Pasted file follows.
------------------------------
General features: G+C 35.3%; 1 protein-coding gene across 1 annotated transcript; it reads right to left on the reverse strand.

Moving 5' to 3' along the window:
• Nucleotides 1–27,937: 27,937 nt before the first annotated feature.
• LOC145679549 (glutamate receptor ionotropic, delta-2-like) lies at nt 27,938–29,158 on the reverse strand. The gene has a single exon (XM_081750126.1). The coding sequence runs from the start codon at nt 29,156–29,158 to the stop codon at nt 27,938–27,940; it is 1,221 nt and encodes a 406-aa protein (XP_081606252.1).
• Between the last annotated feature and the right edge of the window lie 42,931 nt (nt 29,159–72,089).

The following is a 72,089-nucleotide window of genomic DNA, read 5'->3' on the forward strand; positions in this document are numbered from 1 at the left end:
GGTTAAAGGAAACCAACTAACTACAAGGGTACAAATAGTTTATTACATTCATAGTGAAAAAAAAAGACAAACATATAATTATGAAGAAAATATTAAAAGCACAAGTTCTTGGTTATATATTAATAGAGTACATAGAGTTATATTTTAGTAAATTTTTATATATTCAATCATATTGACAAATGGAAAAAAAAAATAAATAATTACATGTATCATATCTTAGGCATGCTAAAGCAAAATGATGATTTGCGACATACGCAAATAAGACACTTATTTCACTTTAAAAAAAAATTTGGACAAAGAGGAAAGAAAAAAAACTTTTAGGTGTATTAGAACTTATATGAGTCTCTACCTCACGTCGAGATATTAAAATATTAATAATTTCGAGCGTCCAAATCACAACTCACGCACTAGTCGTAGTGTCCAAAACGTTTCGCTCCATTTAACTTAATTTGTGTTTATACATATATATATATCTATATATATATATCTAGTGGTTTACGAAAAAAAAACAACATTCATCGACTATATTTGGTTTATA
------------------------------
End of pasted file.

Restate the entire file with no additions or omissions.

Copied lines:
General features: G+C 35.3%; 1 protein-coding gene across 1 annotated transcript; it reads right to left on the reverse strand.

Moving 5' to 3' along the window:
• Nucleotides 1–27,937: 27,937 nt before the first annotated feature.
• LOC145679549 (glutamate receptor ionotropic, delta-2-like) lies at nt 27,938–29,158 on the reverse strand. The gene has a single exon (XM_081750126.1). The coding sequence runs from the start codon at nt 29,156–29,158 to the stop codon at nt 27,938–27,940; it is 1,221 nt and encodes a 406-aa protein (XP_081606252.1).
• Between the last annotated feature and the right edge of the window lie 42,931 nt (nt 29,159–72,089).

The following is a 72,089-nucleotide window of genomic DNA, read 5'->3' on the forward strand; positions in this document are numbered from 1 at the left end:
GGTTAAAGGAAACCAACTAACTACAAGGGTACAAATAGTTTATTACATTCATAGTGAAAAAAAAAGACAAACATATAATTATGAAGAAAATATTAAAAGCACAAGTTCTTGGTTATATATTAATAGAGTACATAGAGTTATATTTTAGTAAATTTTTATATATTCAATCATATTGACAAATGGAAAAAAAAAATAAATAATTACATGTATCATATCTTAGGCATGCTAAAGCAAAATGATGATTTGCGACATACGCAAATAAGACACTTATTTCACTTTAAAAAAAAATTTGGACAAAGAGGAAAGAAAAAAAACTTTTAGGTGTATTAGAACTTATATGAGTCTCTACCTCACGTCGAGATATTAAAATATTAATAATTTCGAGCGTCCAAATCACAACTCACGCACTAGTCGTAGTGTCCAAAACGTTTCGCTCCATTTAACTTAATTTGTGTTTATACATATATATATATCTATATATATATATCTAGTGGTTTACGAAAAAAAAACAACATTCATCGACTATATTTGGTTTATA